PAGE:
Anyone who has not been vaccinated or who has a child who missed a dose of the MMR vaccine should see their general practitioner make contact in the light of widespread measles epidemics in Europe.
PHE is particularly concerned about families and students who could travel to Europe with the approach of summer, ie when measles cases have increased in the UK last year. Experts warn that measles is not a trivial disease. It can kill those with weak immune systems, while complications can include meningitis, encephalitis and eye damage.
The last report of the European Center for Disease Prevention and Control shows 1,548 cases of highly infectious disease in April. The numbers continued to increase compared to the previous two months and were the highest in France, Lithuania, Poland, Romania, Bulgaria and Germany.
There have been 231 cases of measles in England in the first three months of the year, says PHE. Parents are asked to make sure their children are taken for their first MMR shot, which is usually around their first birthday, and the second dose after three years, before starting school.
Teenagers should be sure that they have been vaccinated and get another shot if there is doubt. People born between 1998 and 2004 may have lost one or both shots during the alarm caused by an article published by the gastroenterologist Andrew Wakefield in Lancet, which suggested a now discredited link between MMR and autism.
"Measles can kill and is incredibly easy to catch, especially if you are not vaccinated. Even one child who misses the vaccine is one too many – if you have any doubts about your child's vaccination status, ask your doctor, as it is not never too late to be protected ", said Dr. Mary Ramsay, head of the immunization of PHE.
"There are measles epidemics across Europe, so if you plan to travel, be sure to check with your family doctor and recover if necessary."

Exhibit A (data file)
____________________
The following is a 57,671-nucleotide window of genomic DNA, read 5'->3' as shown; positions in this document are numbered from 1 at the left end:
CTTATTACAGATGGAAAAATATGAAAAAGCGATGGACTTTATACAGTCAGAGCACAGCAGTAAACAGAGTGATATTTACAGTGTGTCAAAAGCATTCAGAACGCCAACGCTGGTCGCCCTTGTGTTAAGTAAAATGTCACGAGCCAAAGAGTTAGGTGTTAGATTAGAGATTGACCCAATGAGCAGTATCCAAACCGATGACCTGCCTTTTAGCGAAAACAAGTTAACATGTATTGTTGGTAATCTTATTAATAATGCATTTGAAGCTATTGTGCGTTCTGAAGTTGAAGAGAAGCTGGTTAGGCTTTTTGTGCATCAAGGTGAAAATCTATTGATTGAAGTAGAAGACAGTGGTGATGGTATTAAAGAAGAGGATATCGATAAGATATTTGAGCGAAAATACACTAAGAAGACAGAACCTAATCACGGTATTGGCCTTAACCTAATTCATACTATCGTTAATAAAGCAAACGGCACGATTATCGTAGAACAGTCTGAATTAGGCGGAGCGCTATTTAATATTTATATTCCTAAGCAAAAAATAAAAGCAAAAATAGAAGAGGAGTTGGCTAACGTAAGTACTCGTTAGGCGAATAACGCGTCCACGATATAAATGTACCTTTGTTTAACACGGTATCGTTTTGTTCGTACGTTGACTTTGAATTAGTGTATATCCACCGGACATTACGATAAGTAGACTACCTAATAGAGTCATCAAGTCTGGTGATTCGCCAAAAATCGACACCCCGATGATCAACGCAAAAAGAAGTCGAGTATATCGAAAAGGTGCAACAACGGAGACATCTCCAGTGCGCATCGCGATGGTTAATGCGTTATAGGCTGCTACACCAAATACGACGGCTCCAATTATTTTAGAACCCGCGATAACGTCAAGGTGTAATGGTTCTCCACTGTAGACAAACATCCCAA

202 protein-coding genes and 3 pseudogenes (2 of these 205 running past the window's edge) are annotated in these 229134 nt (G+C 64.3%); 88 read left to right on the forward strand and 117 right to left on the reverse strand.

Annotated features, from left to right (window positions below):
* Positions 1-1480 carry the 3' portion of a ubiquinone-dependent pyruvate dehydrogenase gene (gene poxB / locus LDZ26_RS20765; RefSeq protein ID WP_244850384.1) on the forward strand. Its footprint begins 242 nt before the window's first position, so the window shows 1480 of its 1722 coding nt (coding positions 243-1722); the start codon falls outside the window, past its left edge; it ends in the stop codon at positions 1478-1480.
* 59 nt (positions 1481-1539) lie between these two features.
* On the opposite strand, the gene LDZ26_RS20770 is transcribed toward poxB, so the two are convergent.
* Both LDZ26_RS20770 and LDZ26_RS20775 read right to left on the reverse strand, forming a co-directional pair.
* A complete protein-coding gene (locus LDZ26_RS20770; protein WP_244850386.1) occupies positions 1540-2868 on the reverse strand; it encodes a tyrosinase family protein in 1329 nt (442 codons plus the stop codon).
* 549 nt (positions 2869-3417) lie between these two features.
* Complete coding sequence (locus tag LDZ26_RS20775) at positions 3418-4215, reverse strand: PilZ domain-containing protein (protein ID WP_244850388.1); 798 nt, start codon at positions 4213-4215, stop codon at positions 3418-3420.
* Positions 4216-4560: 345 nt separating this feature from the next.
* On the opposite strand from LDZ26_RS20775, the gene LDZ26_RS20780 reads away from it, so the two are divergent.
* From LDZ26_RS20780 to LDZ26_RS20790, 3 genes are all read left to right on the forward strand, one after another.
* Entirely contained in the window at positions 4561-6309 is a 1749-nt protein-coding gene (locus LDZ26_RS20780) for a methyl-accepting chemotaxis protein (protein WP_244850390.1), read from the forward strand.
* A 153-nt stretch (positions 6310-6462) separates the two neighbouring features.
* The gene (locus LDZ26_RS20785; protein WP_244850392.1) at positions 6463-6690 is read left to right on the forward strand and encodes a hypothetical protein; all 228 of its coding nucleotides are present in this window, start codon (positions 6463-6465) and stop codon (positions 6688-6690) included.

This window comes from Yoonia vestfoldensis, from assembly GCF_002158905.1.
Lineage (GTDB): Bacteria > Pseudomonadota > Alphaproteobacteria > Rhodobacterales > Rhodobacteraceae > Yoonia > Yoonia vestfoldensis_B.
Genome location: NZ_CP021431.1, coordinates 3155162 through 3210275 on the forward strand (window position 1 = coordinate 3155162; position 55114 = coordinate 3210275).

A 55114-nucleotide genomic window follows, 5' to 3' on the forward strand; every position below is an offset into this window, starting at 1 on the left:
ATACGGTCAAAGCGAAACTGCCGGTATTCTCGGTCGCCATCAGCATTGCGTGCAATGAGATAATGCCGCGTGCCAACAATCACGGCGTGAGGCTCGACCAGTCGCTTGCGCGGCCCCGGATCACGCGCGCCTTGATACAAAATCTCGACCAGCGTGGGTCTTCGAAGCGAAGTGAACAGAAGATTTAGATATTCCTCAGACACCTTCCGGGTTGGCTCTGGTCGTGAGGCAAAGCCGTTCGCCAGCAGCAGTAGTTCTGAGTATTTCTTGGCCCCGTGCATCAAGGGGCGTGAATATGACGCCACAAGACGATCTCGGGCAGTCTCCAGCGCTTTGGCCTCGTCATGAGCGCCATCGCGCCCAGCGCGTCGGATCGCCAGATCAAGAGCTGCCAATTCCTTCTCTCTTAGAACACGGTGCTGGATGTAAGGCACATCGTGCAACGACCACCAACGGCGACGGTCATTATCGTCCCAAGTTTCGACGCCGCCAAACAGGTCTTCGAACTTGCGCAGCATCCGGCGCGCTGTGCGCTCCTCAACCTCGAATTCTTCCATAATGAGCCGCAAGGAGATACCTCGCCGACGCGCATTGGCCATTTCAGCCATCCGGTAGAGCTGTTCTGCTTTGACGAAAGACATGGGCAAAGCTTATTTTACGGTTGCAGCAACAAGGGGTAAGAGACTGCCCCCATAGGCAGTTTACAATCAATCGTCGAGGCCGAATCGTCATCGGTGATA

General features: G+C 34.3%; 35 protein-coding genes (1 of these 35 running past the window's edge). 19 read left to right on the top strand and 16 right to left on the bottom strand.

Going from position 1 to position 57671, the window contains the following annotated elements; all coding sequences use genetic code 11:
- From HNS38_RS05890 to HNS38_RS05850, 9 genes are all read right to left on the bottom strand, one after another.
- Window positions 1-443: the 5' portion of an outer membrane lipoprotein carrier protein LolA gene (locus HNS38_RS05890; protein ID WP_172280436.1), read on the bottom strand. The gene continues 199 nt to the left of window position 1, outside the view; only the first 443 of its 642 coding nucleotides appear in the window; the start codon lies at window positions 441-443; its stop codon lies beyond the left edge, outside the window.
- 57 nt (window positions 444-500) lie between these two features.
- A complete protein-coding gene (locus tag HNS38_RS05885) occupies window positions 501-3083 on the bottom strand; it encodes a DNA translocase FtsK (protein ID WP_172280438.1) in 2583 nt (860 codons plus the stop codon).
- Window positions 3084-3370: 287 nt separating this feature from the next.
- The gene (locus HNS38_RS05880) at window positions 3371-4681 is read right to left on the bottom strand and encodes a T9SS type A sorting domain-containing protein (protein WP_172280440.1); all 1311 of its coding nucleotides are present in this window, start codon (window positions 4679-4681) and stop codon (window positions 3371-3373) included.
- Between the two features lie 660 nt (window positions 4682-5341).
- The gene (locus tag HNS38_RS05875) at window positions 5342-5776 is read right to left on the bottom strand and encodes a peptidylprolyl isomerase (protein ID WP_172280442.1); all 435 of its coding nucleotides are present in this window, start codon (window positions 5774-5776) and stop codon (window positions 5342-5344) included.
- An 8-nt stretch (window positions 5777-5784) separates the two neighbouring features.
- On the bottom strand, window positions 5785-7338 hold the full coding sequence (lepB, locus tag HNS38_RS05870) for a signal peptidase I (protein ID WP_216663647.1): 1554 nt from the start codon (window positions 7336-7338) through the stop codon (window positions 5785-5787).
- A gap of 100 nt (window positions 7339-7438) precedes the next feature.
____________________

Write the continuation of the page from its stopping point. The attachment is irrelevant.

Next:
"Over 30 years ago we introduced the MMR vaccine and since then it is estimated that our world-leading vaccination program has prevented 1.8 million painful and potentially fatal cases of measles," said Public Health Minister Seema Kennedy. "The vaccine was a huge catapult for improving the health of children and young people, and it still is. No child or young person should suffer from mumps, measles or rubella, and we must curb this recent increase in cases so as not to see a return of horrific diseases of the past. "
England has not escaped the global rise in measles cases, said Professor Helen Bedford of the Great Ormond Street Institute of Child Health of the UCL. "Fortunately, we have access to a free, highly effective and safe means to stop the epidemics in their tracks: the MMR vaccine. Most children have had the MMR vaccine, but many people, particularly adolescents and young adults, in which the disease is often more severe, they have been left un-immunized.
"If you are not vaccinated or not sure you are protected, contact your primary care physician. The vaccination takes only a few minutes, but it will protect you from a bad disease that could lead to complications that could change your life or even your death. of vaccine is good, but two are better for better protection. "